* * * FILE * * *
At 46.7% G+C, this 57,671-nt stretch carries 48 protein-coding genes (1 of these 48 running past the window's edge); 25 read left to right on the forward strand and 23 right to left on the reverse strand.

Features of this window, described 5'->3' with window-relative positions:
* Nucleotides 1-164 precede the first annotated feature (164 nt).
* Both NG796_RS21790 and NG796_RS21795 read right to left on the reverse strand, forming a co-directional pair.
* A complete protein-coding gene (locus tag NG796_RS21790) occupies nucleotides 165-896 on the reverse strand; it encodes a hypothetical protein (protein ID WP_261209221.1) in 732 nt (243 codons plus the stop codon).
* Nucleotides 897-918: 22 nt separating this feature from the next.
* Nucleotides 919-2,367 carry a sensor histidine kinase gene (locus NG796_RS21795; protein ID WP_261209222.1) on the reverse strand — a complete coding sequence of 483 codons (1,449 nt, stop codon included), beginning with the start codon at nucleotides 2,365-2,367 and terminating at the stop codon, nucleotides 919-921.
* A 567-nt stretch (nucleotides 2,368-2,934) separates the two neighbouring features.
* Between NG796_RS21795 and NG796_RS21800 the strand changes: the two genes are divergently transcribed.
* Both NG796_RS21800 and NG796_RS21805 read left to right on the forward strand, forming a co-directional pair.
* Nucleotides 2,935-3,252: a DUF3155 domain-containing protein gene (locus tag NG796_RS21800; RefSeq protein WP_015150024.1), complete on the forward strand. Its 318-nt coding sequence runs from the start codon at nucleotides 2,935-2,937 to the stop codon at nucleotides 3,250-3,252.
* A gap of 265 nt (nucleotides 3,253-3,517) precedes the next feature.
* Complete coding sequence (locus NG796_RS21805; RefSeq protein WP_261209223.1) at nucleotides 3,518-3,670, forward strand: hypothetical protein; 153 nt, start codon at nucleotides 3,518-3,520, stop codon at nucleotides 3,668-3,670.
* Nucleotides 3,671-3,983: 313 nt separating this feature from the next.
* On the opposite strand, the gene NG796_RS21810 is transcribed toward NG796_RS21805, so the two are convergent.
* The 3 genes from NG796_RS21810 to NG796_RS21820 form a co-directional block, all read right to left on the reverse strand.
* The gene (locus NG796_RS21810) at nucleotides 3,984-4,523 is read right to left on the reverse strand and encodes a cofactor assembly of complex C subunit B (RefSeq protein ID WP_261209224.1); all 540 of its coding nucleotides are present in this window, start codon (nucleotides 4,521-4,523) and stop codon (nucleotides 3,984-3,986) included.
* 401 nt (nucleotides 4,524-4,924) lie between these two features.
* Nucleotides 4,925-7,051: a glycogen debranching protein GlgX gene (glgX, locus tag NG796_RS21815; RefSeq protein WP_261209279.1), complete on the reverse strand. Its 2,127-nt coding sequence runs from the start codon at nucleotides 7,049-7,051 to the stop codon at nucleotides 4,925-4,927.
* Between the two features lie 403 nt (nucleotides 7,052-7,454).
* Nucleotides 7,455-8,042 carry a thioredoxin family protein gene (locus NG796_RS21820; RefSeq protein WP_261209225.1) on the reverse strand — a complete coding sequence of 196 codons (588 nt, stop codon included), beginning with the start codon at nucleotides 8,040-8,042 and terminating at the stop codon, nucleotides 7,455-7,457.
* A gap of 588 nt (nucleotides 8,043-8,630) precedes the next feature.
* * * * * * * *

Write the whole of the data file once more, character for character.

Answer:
At 46.7% G+C, this 57,671-nt stretch carries 48 protein-coding genes (1 of these 48 running past the window's edge); 25 read left to right on the forward strand and 23 right to left on the reverse strand.

Features of this window, described 5'->3' with window-relative positions:
* Nucleotides 1-164 precede the first annotated feature (164 nt).
* Both NG796_RS21790 and NG796_RS21795 read right to left on the reverse strand, forming a co-directional pair.
* A complete protein-coding gene (locus tag NG796_RS21790) occupies nucleotides 165-896 on the reverse strand; it encodes a hypothetical protein (protein ID WP_261209221.1) in 732 nt (243 codons plus the stop codon).
* Nucleotides 897-918: 22 nt separating this feature from the next.
* Nucleotides 919-2,367 carry a sensor histidine kinase gene (locus NG796_RS21795; protein ID WP_261209222.1) on the reverse strand — a complete coding sequence of 483 codons (1,449 nt, stop codon included), beginning with the start codon at nucleotides 2,365-2,367 and terminating at the stop codon, nucleotides 919-921.
* A 567-nt stretch (nucleotides 2,368-2,934) separates the two neighbouring features.
* Between NG796_RS21795 and NG796_RS21800 the strand changes: the two genes are divergently transcribed.
* Both NG796_RS21800 and NG796_RS21805 read left to right on the forward strand, forming a co-directional pair.
* Nucleotides 2,935-3,252: a DUF3155 domain-containing protein gene (locus tag NG796_RS21800; RefSeq protein WP_015150024.1), complete on the forward strand. Its 318-nt coding sequence runs from the start codon at nucleotides 2,935-2,937 to the stop codon at nucleotides 3,250-3,252.
* A gap of 265 nt (nucleotides 3,253-3,517) precedes the next feature.
* Complete coding sequence (locus NG796_RS21805; RefSeq protein WP_261209223.1) at nucleotides 3,518-3,670, forward strand: hypothetical protein; 153 nt, start codon at nucleotides 3,518-3,520, stop codon at nucleotides 3,668-3,670.
* Nucleotides 3,671-3,983: 313 nt separating this feature from the next.
* On the opposite strand, the gene NG796_RS21810 is transcribed toward NG796_RS21805, so the two are convergent.
* The 3 genes from NG796_RS21810 to NG796_RS21820 form a co-directional block, all read right to left on the reverse strand.
* The gene (locus NG796_RS21810) at nucleotides 3,984-4,523 is read right to left on the reverse strand and encodes a cofactor assembly of complex C subunit B (RefSeq protein ID WP_261209224.1); all 540 of its coding nucleotides are present in this window, start codon (nucleotides 4,521-4,523) and stop codon (nucleotides 3,984-3,986) included.
* 401 nt (nucleotides 4,524-4,924) lie between these two features.
* Nucleotides 4,925-7,051: a glycogen debranching protein GlgX gene (glgX, locus tag NG796_RS21815; RefSeq protein WP_261209279.1), complete on the reverse strand. Its 2,127-nt coding sequence runs from the start codon at nucleotides 7,049-7,051 to the stop codon at nucleotides 4,925-4,927.
* Between the two features lie 403 nt (nucleotides 7,052-7,454).
* Nucleotides 7,455-8,042 carry a thioredoxin family protein gene (locus NG796_RS21820; RefSeq protein WP_261209225.1) on the reverse strand — a complete coding sequence of 196 codons (588 nt, stop codon included), beginning with the start codon at nucleotides 8,040-8,042 and terminating at the stop codon, nucleotides 7,455-7,457.
* A gap of 588 nt (nucleotides 8,043-8,630) precedes the next feature.